Post WWII Germany, which is what we see today, has three parts: 1] Devastation in WWII and restored; 2] Devastation in WWII and rebuilt; and 3] Lightly damaged or not damaged at all in WWII. Most of the things tourists go to Germany to see are pre-WWII stuff, and this raises a philosophical point: if it was destroyed in WWII and then restored after war, is it real, or is it Disneyland? On the other hand, if it was undamaged by WWII, it is certainly real and as old as it claims to be, like the remains of the Roman Walls in Regensburg or some Roman ruins in Trier (which was for about 200 years, the capital of the Western Roman Empire, replacing Rome).
When it comes to reconstruction, there are two ways of doing it-- use modern building methods to produce a copy what was previously there, or rebuild from the rubble. The Dresden Cathedral reconstruction, whose reconstruction took until 2005, tried to identify the location of every piece of rubble and to rebuild the church with its own original parts, as much as possible, using the rubble, what was essentially a 3D jigsaw puzzle.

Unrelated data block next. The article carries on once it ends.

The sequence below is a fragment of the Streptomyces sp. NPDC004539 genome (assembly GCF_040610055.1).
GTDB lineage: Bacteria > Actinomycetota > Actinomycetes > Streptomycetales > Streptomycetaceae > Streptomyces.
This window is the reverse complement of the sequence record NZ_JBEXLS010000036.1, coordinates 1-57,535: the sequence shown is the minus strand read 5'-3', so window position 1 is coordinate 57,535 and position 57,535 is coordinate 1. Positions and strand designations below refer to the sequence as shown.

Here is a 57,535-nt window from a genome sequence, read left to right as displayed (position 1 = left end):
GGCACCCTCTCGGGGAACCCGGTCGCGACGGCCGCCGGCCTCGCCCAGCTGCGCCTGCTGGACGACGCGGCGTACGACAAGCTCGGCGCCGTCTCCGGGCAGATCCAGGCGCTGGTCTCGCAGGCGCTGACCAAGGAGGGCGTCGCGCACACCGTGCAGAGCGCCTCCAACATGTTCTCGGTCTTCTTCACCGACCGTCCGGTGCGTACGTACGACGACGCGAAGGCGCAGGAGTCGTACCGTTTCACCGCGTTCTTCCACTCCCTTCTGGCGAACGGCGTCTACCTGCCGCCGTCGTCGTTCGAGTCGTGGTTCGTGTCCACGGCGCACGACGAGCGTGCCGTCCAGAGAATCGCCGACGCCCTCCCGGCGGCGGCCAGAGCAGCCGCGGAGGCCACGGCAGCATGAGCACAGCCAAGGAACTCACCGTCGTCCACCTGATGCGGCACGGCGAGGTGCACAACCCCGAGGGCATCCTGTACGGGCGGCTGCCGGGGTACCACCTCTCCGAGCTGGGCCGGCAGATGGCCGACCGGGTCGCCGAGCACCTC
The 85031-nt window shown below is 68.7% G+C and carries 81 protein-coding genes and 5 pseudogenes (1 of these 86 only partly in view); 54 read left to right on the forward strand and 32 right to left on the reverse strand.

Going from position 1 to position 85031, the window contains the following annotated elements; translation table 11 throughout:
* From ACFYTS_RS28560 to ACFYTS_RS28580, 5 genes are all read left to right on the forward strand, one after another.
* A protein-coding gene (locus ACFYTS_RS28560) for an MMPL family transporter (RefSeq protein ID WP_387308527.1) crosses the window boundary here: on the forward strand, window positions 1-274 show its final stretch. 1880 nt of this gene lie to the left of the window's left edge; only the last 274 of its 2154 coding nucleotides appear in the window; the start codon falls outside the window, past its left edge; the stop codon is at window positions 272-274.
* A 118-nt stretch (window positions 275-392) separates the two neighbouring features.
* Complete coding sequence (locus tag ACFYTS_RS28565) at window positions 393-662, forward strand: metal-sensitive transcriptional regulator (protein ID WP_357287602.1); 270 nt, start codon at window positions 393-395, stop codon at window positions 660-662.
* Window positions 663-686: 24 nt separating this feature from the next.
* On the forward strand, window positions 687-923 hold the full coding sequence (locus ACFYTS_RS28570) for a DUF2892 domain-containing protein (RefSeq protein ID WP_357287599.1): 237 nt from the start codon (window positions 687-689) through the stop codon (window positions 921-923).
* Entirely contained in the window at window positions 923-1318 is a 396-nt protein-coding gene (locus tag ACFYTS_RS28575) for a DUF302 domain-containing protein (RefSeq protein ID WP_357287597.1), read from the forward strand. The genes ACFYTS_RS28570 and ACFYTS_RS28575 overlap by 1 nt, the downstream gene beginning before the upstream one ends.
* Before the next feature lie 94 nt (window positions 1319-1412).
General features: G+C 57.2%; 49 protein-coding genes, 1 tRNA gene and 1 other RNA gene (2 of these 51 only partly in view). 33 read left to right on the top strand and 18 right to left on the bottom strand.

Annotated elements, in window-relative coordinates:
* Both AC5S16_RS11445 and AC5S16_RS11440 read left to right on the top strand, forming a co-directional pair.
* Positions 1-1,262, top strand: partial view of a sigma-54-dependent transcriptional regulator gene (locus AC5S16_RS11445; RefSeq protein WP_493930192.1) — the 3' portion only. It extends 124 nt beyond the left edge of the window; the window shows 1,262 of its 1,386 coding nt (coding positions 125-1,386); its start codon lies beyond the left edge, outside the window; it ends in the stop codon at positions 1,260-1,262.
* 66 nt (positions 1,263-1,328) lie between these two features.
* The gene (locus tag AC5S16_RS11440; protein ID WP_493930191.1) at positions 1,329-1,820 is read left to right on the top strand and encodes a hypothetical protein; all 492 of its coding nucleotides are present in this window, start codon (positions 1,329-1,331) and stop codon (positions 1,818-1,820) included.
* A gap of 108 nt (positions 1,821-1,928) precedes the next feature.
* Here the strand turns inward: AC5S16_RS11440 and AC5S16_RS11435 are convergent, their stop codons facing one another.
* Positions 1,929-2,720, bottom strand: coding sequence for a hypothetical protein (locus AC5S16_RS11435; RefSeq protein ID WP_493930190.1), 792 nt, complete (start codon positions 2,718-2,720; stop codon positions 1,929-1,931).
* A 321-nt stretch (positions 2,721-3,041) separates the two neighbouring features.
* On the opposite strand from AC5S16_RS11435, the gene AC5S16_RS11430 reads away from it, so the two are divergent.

Berlin and Cologne are prime example of replace, not restore rebuilding, and their mid 20th C architecture was, and to the extent that it remains, remarkably ugly. Fortunately, recent years have witnessed the beginnings of the replacement of these disasters with more attractive contemporary structures... As for the never damaged, authentic old Germany, look to rural areas, in particular Bavaria, and especially along the Romantic Road-- Dinklesbuhl, Nordlingen, and Rothenburg o. d. T. Major cites in the Middle Ages, theses cities location not only kept them out of direct contact with WWII, they have been irrelevant backwaters for 500-600 years. They have survived untouched by war destruction because nobody cared about them and they were not in anybody's way to some important place. This is the authentic surviving Medieval Germany.
It may or may not matter to you, but I find it to be a importation distinction, the difference between ‘this is what it looked like 600 years ago after we rebuilt it in the 1950s and ‘this is 600 years old'. The first you can also see in Disneyland. The second is only in Germany.